SXSW panel heats up over big data privacy concerns

Google was a no-show at a panel that promised to let privacy advocates and Google debate consumer data aggregation

A Sunday afternoon panel designed to address head-on privacy concerns stemming from so-called "big data" collection sparked passions even though both Facebook and Google, whose privacy practices draw most consternation from critics, declined to participate, leaving no one to take the side of industry.

Moderator Molly Wood, the executive director of CBS Interactive, said Facebook didn't feel it had any staff at SXSW who could speak on the issue. Google's privacy counsel Will DeVries was scheduled to participate but bowed out, citing ongoing litigation with the privacy advocacy group Electronic Privacy Information Center, whose representative Lillie Coney was also on the panel.

Coney said that EPIC was not in litigation with Google, nor does it ever sue corporations. EPIC did recently sue the U.S. Federal Trade Commission, pushing it to take action to block implementation of the company's controversial consolidated privacy policy that took effect March 1. EPIC lost that suit, although it could appeal to the Supreme Court.

Coney called Google's apparent understanding of the action as legal action against the company as "a very strange way to take the regulatory process and the mechanisms that are available to civil society, or even individuals".

Google did not respond to requests for comment.

Even without Google and Facebook in attendance, the panel was hard-fought as Coney and Jay Stanley, a senior policy analyst with the American Civil Liberties Union, battled Berin Szoka, president of the libertarian-leaning nonprofit TechFreedom, over whether the collection and increasingly sophisticated analysis of large amounts of user data for use in corporate marketing constitutes a real harm to consumers and whether government regulators should step in.

Szoka cited an "assumption in the privacy debate that it's unusual that the doing of things precedes the figuring out what we should do about it, but that's how the Internet works". His approach is "sometimes derided as a patchwork approach", he said, "But to me that's a good approach. Government should get involved when there's actual harm."

Privacy advocates Coney and Stanley pointed to other industries, like the auto industry, to make the case that government should regulate practices that pose a clear risk. Coney said that if and when demonstrable harms to consumers come from big data, they, too, will be outsized, affecting thousands of people.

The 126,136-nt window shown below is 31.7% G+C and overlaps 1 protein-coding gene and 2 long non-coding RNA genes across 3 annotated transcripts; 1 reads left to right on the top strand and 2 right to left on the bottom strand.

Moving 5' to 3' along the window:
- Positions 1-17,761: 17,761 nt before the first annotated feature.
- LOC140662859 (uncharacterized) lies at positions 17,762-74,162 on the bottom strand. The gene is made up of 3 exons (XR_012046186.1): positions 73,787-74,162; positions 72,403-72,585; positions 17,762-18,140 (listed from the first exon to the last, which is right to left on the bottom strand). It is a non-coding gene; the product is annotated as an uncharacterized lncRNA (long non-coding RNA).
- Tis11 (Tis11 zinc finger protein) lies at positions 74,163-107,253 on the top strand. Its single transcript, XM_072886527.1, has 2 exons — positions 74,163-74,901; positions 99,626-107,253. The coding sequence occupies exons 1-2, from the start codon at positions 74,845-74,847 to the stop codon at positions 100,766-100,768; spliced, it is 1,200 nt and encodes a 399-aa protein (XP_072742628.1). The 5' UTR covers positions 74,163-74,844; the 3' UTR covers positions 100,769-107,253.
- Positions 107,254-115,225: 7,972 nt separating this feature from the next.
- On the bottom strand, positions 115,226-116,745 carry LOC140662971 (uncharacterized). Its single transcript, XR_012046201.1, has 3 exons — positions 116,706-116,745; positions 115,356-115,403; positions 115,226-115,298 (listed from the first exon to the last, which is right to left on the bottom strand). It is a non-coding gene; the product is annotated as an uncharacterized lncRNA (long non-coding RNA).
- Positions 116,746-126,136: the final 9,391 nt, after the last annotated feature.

Stanley pointed to Gmail as an example. Calling it "the first step toward the application of artificial intelligence monitoring us," he said, "It's not that smart yet, so it's not that scary. But as it gets smarter it will get scarier, when you get to artificial intelligence levels that approach humans and they're still reading your mail."

The audience appeared to side with privacy advocates. One questioner who identified himself as building social networking applications for the Apple platform said he feared harming his own customers. "If we can't as an industry even defend passwords, how can we protect privacy?" he asked.

Cameron Scott covers search, web services and privacy for The IDG News Service. Follow Cameron on Twitter at CScott_IDG.

Join the newsletter!

Error: Please check your email address.
Rocket to Success - Your 10 Tips for Smarter ERP System Selection
Keep up with the latest tech news, reviews and previews by subscribing to the Good Gear Guide newsletter.

Cameron Scott

IDG News Service
Show Comments

Cool Tech

Breitling Superocean Heritage Chronographe 44

Learn more >

SanDisk MicroSDXC™ for Nintendo® Switch™

Learn more >

Toys for Boys

Family Friendly

Panasonic 4K UHD Blu-Ray Player and Full HD Recorder with Netflix - UBT1GL-K

Learn more >

Stocking Stuffer

Razer DeathAdder Expert Ergonomic Gaming Mouse

Learn more >

Christmas Gift Guide

Click for more ›

Most Popular Reviews

Latest Articles

Resources

PCW Evaluation Team

Walid Mikhael

Brother QL-820NWB Professional Label Printer

It’s easy to set up, it’s compact and quiet when printing and to top if off, the print quality is excellent. This is hands down the best printer I’ve used for printing labels.

Ben Ramsden

Sharp PN-40TC1 Huddle Board

Brainstorming, innovation, problem solving, and negotiation have all become much more productive and valuable if people can easily collaborate in real time with minimal friction.

Sarah Ieroianni

Brother QL-820NWB Professional Label Printer

The print quality also does not disappoint, it’s clear, bold, doesn’t smudge and the text is perfectly sized.

Ratchada Dunn

Sharp PN-40TC1 Huddle Board

The Huddle Board’s built in program; Sharp Touch Viewing software allows us to easily manipulate and edit our documents (jpegs and PDFs) all at the same time on the dashboard.

George Khoury

Sharp PN-40TC1 Huddle Board

The biggest perks for me would be that it comes with easy to use and comprehensive programs that make the collaboration process a whole lot more intuitive and organic

David Coyle

Brother PocketJet PJ-773 A4 Portable Thermal Printer

I rate the printer as a 5 out of 5 stars as it has been able to fit seamlessly into my busy and mobile lifestyle.

Featured Content

Latest Jobs

Don’t have an account? Sign up here

Don't have an account? Sign up now

Forgot password?